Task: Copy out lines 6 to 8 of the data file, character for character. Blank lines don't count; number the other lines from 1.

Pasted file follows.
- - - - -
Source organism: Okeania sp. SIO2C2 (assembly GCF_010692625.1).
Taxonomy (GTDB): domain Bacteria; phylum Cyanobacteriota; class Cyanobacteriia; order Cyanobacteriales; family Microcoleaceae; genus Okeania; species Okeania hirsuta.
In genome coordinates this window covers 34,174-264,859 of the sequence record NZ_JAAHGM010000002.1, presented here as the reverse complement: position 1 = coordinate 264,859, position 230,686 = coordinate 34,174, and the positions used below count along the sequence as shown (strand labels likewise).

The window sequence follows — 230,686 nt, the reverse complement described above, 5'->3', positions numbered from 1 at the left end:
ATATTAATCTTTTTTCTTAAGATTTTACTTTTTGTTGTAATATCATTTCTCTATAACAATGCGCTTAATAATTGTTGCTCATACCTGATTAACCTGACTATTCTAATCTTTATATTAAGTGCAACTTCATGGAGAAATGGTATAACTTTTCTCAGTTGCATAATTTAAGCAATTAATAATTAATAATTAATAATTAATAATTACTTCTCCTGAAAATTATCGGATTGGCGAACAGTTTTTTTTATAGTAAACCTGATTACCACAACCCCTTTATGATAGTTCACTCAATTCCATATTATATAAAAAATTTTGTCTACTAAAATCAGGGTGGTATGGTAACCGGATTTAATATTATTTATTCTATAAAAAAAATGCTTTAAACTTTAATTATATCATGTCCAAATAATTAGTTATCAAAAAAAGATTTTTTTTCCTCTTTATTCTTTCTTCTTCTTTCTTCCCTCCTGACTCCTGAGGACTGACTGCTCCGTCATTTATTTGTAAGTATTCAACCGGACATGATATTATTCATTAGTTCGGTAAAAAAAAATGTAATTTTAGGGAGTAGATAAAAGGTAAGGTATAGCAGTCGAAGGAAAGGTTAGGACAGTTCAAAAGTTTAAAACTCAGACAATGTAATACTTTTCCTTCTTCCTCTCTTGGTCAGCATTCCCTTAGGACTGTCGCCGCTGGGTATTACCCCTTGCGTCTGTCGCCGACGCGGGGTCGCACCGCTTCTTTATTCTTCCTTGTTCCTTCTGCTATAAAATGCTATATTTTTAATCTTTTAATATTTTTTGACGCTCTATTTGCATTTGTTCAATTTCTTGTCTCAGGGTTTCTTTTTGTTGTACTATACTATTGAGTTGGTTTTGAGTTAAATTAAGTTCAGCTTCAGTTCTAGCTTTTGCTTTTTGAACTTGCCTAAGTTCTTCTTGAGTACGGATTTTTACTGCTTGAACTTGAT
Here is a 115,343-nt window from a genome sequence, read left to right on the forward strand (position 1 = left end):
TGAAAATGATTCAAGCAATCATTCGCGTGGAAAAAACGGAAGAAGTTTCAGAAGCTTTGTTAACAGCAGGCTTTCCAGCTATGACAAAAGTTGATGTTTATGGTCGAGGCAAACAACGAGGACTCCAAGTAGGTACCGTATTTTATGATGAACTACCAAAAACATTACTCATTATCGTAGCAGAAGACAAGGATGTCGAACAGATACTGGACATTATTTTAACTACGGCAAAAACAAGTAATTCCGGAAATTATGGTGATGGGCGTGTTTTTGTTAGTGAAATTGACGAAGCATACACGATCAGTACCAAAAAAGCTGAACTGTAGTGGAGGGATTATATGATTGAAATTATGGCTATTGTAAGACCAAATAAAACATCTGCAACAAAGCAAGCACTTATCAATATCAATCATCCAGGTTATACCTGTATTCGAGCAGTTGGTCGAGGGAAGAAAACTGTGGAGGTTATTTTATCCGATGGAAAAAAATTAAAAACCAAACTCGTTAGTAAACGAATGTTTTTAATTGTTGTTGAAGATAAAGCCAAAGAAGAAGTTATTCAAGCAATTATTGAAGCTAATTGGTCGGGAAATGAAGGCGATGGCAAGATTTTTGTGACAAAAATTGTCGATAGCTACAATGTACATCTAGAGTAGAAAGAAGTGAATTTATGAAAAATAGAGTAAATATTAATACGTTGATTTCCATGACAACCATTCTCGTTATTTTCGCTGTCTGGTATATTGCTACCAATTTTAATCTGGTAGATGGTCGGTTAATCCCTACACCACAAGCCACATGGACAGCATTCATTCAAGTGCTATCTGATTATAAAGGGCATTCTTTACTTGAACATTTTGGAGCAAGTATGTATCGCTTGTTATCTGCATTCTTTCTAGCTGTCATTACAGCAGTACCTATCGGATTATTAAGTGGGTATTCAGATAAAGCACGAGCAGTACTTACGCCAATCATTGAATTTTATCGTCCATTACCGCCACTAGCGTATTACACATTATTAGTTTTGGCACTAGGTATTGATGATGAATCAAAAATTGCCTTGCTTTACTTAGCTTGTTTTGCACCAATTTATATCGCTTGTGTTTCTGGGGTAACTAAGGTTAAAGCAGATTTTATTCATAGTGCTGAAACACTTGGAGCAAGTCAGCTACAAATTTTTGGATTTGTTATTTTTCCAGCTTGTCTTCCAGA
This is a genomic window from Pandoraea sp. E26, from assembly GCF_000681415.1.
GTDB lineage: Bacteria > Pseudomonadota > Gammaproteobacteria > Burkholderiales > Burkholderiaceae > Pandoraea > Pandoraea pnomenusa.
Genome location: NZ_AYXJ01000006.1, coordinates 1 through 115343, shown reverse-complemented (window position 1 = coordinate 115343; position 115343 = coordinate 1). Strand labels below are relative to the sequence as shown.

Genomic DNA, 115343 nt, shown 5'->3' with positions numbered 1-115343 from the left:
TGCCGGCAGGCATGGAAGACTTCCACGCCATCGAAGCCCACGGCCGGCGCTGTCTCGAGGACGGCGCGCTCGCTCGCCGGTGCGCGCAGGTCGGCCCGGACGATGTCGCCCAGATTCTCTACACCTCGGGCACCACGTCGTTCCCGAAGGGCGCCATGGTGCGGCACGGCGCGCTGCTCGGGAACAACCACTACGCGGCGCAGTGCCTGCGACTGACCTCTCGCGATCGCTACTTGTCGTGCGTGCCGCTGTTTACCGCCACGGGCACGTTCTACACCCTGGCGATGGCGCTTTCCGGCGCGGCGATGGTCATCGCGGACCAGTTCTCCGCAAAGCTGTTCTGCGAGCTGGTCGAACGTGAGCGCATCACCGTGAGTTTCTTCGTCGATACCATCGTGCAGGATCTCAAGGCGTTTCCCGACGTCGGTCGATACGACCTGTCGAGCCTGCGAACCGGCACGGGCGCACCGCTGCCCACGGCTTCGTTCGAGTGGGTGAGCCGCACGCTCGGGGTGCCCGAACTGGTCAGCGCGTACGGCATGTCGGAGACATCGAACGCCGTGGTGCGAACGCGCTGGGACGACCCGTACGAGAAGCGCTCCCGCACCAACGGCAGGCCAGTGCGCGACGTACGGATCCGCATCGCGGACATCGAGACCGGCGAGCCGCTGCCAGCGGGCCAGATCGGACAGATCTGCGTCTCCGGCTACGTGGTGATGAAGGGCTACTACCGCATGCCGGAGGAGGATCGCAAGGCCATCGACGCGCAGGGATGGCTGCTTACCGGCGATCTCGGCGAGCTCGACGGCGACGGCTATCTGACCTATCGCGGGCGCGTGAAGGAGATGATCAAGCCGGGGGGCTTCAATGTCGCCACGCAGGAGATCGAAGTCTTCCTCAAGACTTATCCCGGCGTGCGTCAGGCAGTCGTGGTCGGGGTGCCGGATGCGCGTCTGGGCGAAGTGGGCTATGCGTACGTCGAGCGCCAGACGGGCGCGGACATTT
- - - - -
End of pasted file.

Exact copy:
Here is a 115,343-nt window from a genome sequence, read left to right on the forward strand (position 1 = left end):
TGAAAATGATTCAAGCAATCATTCGCGTGGAAAAAACGGAAGAAGTTTCAGAAGCTTTGTTAACAGCAGGCTTTCCAGCTATGACAAAAGTTGATGTTTATGGTCGAGGCAAACAACGAGGACTCCAAGTAGGTACCGTATTTTATGATGAACTACCAAAAACATTACTCATTATCGTAGCAGAAGACAAGGATGTCGAACAGATACTGGACATTATTTTAACTACGGCAAAAACAAGTAATTCCGGAAATTATGGTGATGGGCGTGTTTTTGTTAGTGAAATTGACGAAGCATACACGATCAGTACCAAAAAAGCTGAACTGTAGTGGAGGGATTATATGATTGAAATTATGGCTATTGTAAGACCAAATAAAACATCTGCAACAAAGCAAGCACTTATCAATATCAATCATCCAGGTTATACCTGTATTCGAGCAGTTGGTCGAGGGAAGAAAACTGTGGAGGTTATTTTATCCGATGGAAAAAAATTAAAAACCAAACTCGTTAGTAAACGAATGTTTTTAATTGTTGTTGAAGATAAAGCCAAAGAAGAAGTTATTCAAGCAATTATTGAAGCTAATTGGTCGGGAAATGAAGGCGATGGCAAGATTTTTGTGACAAAAATTGTCGATAGCTACAATGTACATCTAGAGTAGAAAGAAGTGAATTTATGAAAAATAGAGTAAATATTAATACGTTGATTTCCATGACAACCATTCTCGTTATTTTCGCTGTCTGGTATATTGCTACCAATTTTAATCTGGTAGATGGTCGGTTAATCCCTACACCACAAGCCACATGGACAGCATTCATTCAAGTGCTATCTGATTATAAAGGGCATTCTTTACTTGAACATTTTGGAGCAAGTATGTATCGCTTGTTATCTGCATTCTTTCTAGCTGTCATTACAGCAGTACCTATCGGATTATTAAGTGGGTATTCAGATAAAGCACGAGCAGTACTTACGCCAATCATTGAATTTTATCGTCCATTACCGCCACTAGCGTATTACACATTATTAGTTTTGGCACTAGGTATTGATGATGAATCAAAAATTGCCTTGCTTTACTTAGCTTGTTTTGCACCAATTTATATCGCTTGTGTTTCTGGGGTAACTAAGGTTAAAGCAGATTTTATTCATAGTGCTGAAACACTTGGAGCAAGTCAGCTACAAATTTTTGGATTTGTTATTTTTCCAGCTTGTCTTCCAGA
This is a genomic window from Pandoraea sp. E26, from assembly GCF_000681415.1.